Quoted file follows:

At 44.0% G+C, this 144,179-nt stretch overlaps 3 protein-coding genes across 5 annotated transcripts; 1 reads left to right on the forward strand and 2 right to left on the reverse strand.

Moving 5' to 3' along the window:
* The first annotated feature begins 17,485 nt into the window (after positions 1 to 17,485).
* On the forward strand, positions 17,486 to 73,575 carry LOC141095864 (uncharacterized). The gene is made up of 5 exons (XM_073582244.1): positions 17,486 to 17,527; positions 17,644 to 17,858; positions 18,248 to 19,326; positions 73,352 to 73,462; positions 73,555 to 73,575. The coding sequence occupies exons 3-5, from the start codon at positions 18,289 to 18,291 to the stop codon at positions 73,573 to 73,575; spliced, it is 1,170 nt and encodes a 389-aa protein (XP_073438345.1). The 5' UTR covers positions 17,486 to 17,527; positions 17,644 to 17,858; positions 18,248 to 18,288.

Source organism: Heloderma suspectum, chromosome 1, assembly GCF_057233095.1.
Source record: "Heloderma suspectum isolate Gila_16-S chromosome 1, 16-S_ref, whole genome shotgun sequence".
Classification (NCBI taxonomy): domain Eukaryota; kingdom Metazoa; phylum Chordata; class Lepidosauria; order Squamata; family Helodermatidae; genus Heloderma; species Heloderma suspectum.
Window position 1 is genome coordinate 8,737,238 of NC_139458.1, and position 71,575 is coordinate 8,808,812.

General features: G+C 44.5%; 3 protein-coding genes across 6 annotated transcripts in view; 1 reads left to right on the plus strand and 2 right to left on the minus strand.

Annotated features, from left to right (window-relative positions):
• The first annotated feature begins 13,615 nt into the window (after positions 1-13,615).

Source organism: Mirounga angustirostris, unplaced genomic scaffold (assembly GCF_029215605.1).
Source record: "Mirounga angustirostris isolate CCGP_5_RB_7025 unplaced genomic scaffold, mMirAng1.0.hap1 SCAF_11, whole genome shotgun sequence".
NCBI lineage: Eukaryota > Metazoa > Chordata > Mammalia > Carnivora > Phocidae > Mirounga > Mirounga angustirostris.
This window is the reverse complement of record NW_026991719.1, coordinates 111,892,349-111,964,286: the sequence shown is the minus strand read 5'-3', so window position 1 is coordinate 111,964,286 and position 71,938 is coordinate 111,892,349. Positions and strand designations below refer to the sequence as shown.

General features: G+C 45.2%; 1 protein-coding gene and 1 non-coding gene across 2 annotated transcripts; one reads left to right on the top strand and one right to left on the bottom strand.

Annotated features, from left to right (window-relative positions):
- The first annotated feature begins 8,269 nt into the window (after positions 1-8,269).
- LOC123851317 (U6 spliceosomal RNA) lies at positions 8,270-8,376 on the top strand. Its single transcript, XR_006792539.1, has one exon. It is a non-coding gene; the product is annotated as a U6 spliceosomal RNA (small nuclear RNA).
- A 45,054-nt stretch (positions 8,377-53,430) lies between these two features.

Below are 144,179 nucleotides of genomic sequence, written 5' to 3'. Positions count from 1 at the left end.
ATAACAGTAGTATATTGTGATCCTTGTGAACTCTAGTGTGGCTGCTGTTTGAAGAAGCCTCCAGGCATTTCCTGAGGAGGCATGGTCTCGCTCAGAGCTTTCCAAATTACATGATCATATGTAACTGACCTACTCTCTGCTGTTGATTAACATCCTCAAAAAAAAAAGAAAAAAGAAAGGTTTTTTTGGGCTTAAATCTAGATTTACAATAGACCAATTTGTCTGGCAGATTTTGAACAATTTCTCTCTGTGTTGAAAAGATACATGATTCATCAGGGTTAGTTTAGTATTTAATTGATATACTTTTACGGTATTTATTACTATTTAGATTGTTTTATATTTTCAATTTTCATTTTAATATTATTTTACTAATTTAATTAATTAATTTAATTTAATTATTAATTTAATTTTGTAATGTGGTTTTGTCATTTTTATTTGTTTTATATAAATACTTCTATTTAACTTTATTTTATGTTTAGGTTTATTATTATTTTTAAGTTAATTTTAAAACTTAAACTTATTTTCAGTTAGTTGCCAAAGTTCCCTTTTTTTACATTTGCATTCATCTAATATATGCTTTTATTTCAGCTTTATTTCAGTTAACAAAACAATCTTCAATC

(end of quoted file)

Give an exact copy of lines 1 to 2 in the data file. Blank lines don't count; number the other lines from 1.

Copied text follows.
At 44.0% G+C, this 144,179-nt stretch overlaps 3 protein-coding genes across 5 annotated transcripts; 1 reads left to right on the forward strand and 2 right to left on the reverse strand.

Moving 5' to 3' along the window: